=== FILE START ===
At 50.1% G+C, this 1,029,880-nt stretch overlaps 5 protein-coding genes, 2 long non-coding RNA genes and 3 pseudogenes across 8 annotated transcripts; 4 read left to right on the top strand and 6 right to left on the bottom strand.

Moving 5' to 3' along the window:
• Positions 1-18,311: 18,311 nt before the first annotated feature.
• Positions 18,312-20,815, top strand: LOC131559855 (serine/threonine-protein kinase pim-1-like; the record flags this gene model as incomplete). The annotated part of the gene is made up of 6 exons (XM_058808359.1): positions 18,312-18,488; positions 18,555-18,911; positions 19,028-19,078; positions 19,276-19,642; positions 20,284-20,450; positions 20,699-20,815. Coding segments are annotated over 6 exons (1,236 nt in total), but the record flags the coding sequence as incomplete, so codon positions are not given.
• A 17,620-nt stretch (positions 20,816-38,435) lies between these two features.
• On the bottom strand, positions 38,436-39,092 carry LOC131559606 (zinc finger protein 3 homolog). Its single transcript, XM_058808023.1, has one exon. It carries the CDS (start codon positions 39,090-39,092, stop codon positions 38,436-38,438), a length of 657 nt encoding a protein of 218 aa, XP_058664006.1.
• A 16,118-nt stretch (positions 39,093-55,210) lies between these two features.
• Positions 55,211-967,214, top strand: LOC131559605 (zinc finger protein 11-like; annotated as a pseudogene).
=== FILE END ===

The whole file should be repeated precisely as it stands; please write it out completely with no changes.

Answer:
At 50.1% G+C, this 1,029,880-nt stretch overlaps 5 protein-coding genes, 2 long non-coding RNA genes and 3 pseudogenes across 8 annotated transcripts; 4 read left to right on the top strand and 6 right to left on the bottom strand.

Moving 5' to 3' along the window:
• Positions 1-18,311: 18,311 nt before the first annotated feature.
• Positions 18,312-20,815, top strand: LOC131559855 (serine/threonine-protein kinase pim-1-like; the record flags this gene model as incomplete). The annotated part of the gene is made up of 6 exons (XM_058808359.1): positions 18,312-18,488; positions 18,555-18,911; positions 19,028-19,078; positions 19,276-19,642; positions 20,284-20,450; positions 20,699-20,815. Coding segments are annotated over 6 exons (1,236 nt in total), but the record flags the coding sequence as incomplete, so codon positions are not given.
• A 17,620-nt stretch (positions 20,816-38,435) lies between these two features.
• On the bottom strand, positions 38,436-39,092 carry LOC131559606 (zinc finger protein 3 homolog). Its single transcript, XM_058808023.1, has one exon. It carries the CDS (start codon positions 39,090-39,092, stop codon positions 38,436-38,438), a length of 657 nt encoding a protein of 218 aa, XP_058664006.1.
• A 16,118-nt stretch (positions 39,093-55,210) lies between these two features.
• Positions 55,211-967,214, top strand: LOC131559605 (zinc finger protein 11-like; annotated as a pseudogene).